Upon completion of the inner “FOR” loop and examination of all current candidate listings based on the current secondary information field, the variable “count” is examined to see if it is equal to the number of listings. If it is, i.e., all listings have unique secondary information, then a boolean flag indicating such is set equal to TRUE at step 218. Otherwise, the flag would either default to FALSE, or be set to FALSE upon exiting under the “NO” condition of decision box 216. The number of categories are then stored at step 220 for later reference and, at step 222, the next secondary information field is indexed for consideration and processing back at step 200.
A method of identifying an initial list of candidate listings and tailoring prompts to a caller is shown in FIGS. 6 and 7 of the drawings. With particular reference to FIG. 6, an input speech signal is converted to its phonetic equivalent which is then associated with common spellings for that name. Listings containing those spellings are then identified. In addition, listings having exceptional pronunciations of names are identified and added to the previously identified spelling-based listings to create an initial list of candidate listings. In addition, an audio file is created using the phonetic equivalent so as to mimic back to the caller his or her particular pronunciation of the requested name.
An example of creation of a list of candidate listings is shown in connection with FIG. 7 in response to the spoken name “C-O-O-K.” Phonetically, the name “C-O-O-K” is represented as “K UH K” as shown in the upper lefthand portion of FIG. 7. Using a table lookup, the sequence of phonemes would correspond to the name spelled “C-O-O-K” and “C-O-O-K-E.” Thus, the spellings would be added to the candidate listings. In addition, listings in which the listed party is known to or has requested a particular pronunciation corresponding to the pronunciation spoken by the caller, is identified. In the example of FIG. 7, a Mr. “Robert K-O-C-H” pronounces his name as if spelled “C-O-O-K” as specified in the corresponding listing, as shown. Thus, the listing for “Robert K-O-C-H” has also been included in the candidate listing. The candidate listing is then used to initiate processing corresponding to step 112 of FIG. 4.
Although unused secondary instruction is sequentially considered in and by the method shown and described with reference to FIG. 5, various criteria may be used to select which category of information will be used as a basis of requesting further information from a caller. For candidate lists having a small number of listings to be resolved and unique secondary information distinguishing the listings, it may be best to solicit the distinguishing information directly. However, where the candidate list is large, it may be more efficient to first request information eliminating a large portion of the listing prior to prompting for distinguishing information. For example, if the candidate list contains more than ten names, it may be more efficient to prompt the caller to provide information not distinguishing individual entries from each other but instead grouping the entries so that a large number may be eliminated from consideration, leaving a manageable list of candidate listings remaining.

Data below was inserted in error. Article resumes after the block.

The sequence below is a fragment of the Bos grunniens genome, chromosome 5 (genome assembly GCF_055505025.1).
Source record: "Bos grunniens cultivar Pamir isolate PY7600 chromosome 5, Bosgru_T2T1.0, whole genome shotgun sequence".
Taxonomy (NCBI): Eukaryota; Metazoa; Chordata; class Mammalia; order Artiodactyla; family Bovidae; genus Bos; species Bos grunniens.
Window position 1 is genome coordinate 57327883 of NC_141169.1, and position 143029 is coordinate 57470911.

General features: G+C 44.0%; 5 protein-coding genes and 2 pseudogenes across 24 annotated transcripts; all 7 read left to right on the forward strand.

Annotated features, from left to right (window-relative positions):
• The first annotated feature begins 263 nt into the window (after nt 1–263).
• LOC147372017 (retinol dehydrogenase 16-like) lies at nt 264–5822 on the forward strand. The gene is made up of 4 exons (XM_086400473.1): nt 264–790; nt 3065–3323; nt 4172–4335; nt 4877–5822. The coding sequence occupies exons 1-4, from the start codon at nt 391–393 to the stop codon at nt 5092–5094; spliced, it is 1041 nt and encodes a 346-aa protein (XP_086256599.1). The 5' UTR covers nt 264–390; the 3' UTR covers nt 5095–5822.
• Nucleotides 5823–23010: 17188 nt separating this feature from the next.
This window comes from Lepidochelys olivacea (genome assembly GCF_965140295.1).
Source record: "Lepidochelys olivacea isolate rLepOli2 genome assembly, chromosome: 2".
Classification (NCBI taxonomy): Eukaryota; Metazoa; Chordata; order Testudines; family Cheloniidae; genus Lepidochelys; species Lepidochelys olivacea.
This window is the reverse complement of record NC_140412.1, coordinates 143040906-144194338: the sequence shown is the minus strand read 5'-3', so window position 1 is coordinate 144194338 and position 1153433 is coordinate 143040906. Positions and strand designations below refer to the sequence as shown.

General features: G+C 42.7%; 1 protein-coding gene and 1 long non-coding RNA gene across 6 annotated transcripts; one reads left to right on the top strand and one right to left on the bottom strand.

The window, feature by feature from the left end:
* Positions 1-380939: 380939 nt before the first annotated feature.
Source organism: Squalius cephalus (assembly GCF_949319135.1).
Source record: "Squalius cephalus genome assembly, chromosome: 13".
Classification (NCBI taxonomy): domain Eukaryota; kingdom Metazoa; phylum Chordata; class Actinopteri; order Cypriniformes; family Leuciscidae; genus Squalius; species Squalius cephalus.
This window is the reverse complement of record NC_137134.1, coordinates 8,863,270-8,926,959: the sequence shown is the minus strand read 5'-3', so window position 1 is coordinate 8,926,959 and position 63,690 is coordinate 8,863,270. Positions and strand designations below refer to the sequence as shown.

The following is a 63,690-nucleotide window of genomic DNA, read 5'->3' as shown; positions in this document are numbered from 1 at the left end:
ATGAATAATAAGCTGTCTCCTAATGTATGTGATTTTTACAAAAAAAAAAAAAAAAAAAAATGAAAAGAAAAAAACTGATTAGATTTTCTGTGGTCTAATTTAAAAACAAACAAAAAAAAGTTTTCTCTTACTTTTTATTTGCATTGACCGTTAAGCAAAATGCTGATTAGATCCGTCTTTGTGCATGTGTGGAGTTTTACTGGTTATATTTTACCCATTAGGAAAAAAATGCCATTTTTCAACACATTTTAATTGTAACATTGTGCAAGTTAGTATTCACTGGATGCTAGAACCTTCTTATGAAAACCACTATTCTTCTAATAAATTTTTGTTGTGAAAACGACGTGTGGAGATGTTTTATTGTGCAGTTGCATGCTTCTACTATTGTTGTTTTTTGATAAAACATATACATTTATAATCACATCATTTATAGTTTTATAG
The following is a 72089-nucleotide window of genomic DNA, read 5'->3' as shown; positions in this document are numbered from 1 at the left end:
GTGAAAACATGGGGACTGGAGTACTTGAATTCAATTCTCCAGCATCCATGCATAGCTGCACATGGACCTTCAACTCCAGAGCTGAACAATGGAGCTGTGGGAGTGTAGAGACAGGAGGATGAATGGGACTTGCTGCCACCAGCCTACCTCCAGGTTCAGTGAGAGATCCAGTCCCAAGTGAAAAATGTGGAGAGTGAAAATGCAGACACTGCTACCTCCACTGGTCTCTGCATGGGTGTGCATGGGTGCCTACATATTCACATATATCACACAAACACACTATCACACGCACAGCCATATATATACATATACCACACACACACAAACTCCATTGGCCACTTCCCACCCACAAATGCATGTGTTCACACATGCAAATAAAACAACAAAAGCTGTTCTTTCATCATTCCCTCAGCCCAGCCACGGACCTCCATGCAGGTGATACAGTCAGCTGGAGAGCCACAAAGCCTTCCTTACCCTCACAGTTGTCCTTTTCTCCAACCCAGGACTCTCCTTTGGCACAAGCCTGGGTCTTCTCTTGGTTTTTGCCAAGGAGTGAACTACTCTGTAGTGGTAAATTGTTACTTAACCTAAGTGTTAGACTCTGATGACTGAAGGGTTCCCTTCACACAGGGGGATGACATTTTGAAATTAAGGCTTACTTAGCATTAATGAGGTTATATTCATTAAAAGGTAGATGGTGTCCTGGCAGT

The selection of secondary information may also take into consideration the probable availability of such information. For example, if not otherwise supplied, a default first prompt may be to solicit the first name of the called party if not initially supplied.
The system may also take into consideration and use secondary information contained in the initial listing request, such as nicknames used in specifying the desired party, particularly where the nickname is not common to the first names under consideration. For example, while the nickname “Bob” may be commonly used to refer to people names “Robert” and therefore not particularly useful in distinguishing listings, the nickname “Bub” is less common and might result in a search for that nickname in the corresponding field.
Although the embodiment described is in the context of a telephone directory lookup system as implemented by either a call origination or answering system, the invention is applicable to other database search methods, systems and engines to resolve ambiguities between and among entries after an initial primary key search has resulted in the identification of multiple records. For example, in an Internet search situation, wherein a party requests the web site of a particular business name, a search engine may initiate a series of questions to the user requesting further information so as to further limit and, hopefully, identify a specific web address.
While the foregoing has described what are considered to be preferred embodiments of the invention, it is understood that various modifications may be made therein and that the invention may be implemented in various forms and embodiments, and that it may be applied in numerous applications, only some of which have been described herein. It is intended by the following claims to claim all such modifications and variations which fall within the true scope of the invention.
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|U.S. Classification||1/1, 704/251, 707/E17.101, 704/246, 707/999.01, 707/999.004, 707/999.006|
|Cooperative Classification||Y10S707/99936, Y10S707/99934, G06F17/30528, G06F17/30755, G06F17/30395, H04M2203/308|
|European Classification||G06F17/30U3, G06F17/30S4F3, G06F17/30S4P7C|
|Jul 27, 1999||AS||Assignment|
Owner name: BELL ATLANTIC NETWORK SERVICES, INC., VIRGINIA
Free format text: ASSIGNMENT OF ASSIGNORS INTEREST;ASSIGNORS:MCALLISTER, ALEXANDER I.;MCKINLEY, JAMES;REEL/FRAME:010139/0582
Effective date: 19990723
|Nov 30, 2001||AS||Assignment|